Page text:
Aaron Banks can back 49ers into a corner if he plays well in 2024

Both Aaron Banks and the 49ers will be paying close attention to his efforts this season, as those will factor into whether or not he'll earn a new contract with the team in 2025 and beyond.
San Francisco 49ers offensive guard Aaron Banks (65)
San Francisco 49ers offensive guard Aaron Banks (65) / Christian Petersen/GettyImages

Entering a contract year, Aaron Banks will force the 49ers into a very tough decision once 2024 is finished... provided he plays well.

Remember back in 2021 when then-rookie left guard Aaron Banks seemed to be a flop of an NFL Draft pick?

The former second-rounder out of Notre Dame hardly saw the field, leading many (including us) to believe the Niners had another early bust on their hands.

What many didn't know is San Francisco was simply waiting a year for Banks to make his impact. In 2021, the 49ers still had Pro Bowler Laken Tomlinson starting at left guard. But when he departed via free agency the following offseason, it was Banks who took over the starting gig and never looked back.

In the two years since, Banks has been a high-quality mainstay of the Niners offensive line, outdone only by the future Hall of Famer, left tackle Trent Williams, in terms of overall impact.

Banks is now entering a contract year in 2024 and should be highly motivated to capitalize on a lucrative contract a little less than a year from now.

But, will it be with San Francisco or someone else? That's a good question.

Just how good was Aaron Banks last season?

Starting 14 out of a possible 17 games last season, Banks certainly benefited from playing alongside Williams.

Pro Football Focus credited Banks with allowing precisely zero sacks over the course of 2024 and just six quarterback hits allowed. While their questionable grading system put him into the 50s, in terms of overall grade, about the only knock against Banks is the six penalties against.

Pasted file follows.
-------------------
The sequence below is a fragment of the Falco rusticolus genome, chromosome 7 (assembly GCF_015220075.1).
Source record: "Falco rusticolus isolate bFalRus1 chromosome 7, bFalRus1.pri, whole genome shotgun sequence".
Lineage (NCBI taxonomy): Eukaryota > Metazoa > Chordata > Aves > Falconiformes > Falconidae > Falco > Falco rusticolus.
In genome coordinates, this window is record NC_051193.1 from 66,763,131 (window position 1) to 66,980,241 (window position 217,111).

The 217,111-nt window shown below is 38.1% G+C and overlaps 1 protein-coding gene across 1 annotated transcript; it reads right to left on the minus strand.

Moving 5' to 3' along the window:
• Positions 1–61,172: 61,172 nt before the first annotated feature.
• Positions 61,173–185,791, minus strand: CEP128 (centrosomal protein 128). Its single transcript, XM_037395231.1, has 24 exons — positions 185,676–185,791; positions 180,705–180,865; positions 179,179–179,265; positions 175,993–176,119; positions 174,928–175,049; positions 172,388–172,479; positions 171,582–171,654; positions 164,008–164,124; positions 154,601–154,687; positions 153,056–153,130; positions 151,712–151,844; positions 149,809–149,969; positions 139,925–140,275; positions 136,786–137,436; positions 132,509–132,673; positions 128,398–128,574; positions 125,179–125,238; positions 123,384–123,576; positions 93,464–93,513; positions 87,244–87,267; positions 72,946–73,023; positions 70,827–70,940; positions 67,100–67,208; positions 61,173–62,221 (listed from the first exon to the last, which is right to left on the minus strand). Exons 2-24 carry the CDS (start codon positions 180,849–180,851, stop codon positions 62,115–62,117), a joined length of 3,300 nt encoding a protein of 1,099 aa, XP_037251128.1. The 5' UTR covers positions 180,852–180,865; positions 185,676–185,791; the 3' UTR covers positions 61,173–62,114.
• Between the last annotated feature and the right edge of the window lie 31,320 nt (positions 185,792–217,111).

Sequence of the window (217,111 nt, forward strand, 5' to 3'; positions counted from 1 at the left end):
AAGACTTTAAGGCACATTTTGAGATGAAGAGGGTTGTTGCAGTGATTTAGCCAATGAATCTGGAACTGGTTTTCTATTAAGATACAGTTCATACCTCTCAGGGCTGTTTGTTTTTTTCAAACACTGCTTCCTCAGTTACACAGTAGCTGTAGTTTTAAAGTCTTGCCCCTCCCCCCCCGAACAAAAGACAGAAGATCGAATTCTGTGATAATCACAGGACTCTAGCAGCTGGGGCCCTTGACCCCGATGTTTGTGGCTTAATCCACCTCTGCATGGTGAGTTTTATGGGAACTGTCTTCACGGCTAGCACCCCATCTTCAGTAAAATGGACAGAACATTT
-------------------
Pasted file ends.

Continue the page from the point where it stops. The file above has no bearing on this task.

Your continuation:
Other than that, Banks has been both reliable and effective blocking in front of quarterback Brock Purdy and running back Christian McCaffrey.

Banks, who'll turn 27 years old early this upcoming season, should pride himself on his consistency.

Another quality year out of him might force the 49ers' hand.

Will 49ers re-sign Aaron Banks or let him hit free agency in 2025?

There are a number of factors at play here.

For starters, Over the Cap projects the Niners to be over $38 million above the 2025 salary cap. They'll get an additional $18 million in space once June 1 rolls around, thanks to this offseason's release of now-Jacksonville Jaguars defensive tackle Arik Armstead.

But, with a massive extension for Purdy looming, it's understood San Francisco won't have the financial resources to re-sign Banks easily.

Additionally, the 49ers do have a good history of rewarding their top stars while frequently letting their B-list contributors walk once hitting the open market. While he is a quality player, Banks isn't in that Class A category.

On top of all that, the Niners may have already drafted Banks' replacements by grabbing rookies Dominick Puni and Jarrett Kingston last April.

In contrast, though, guards rarely command the kind of top dollar as tackles do, meaning a re-sign deal for Banks won't be as costly as it would have been for, let's say, the idea of re-signing now-Denver Broncos right tackle Mike McGlinchey when he departed San Francisco in 2023.

The one true X-factor yet to be played out here, however, is how well Banks performs amid a contract year.

If it's at a high level again, would the 49ers opt to reward him while maintaining some continuity on a relatively shaky O-line? Or would Banks price himself out of the Niners' comfort range.

It's a tricky question, one that'll likely not be answered for some time but will be discussed for much of 2024.

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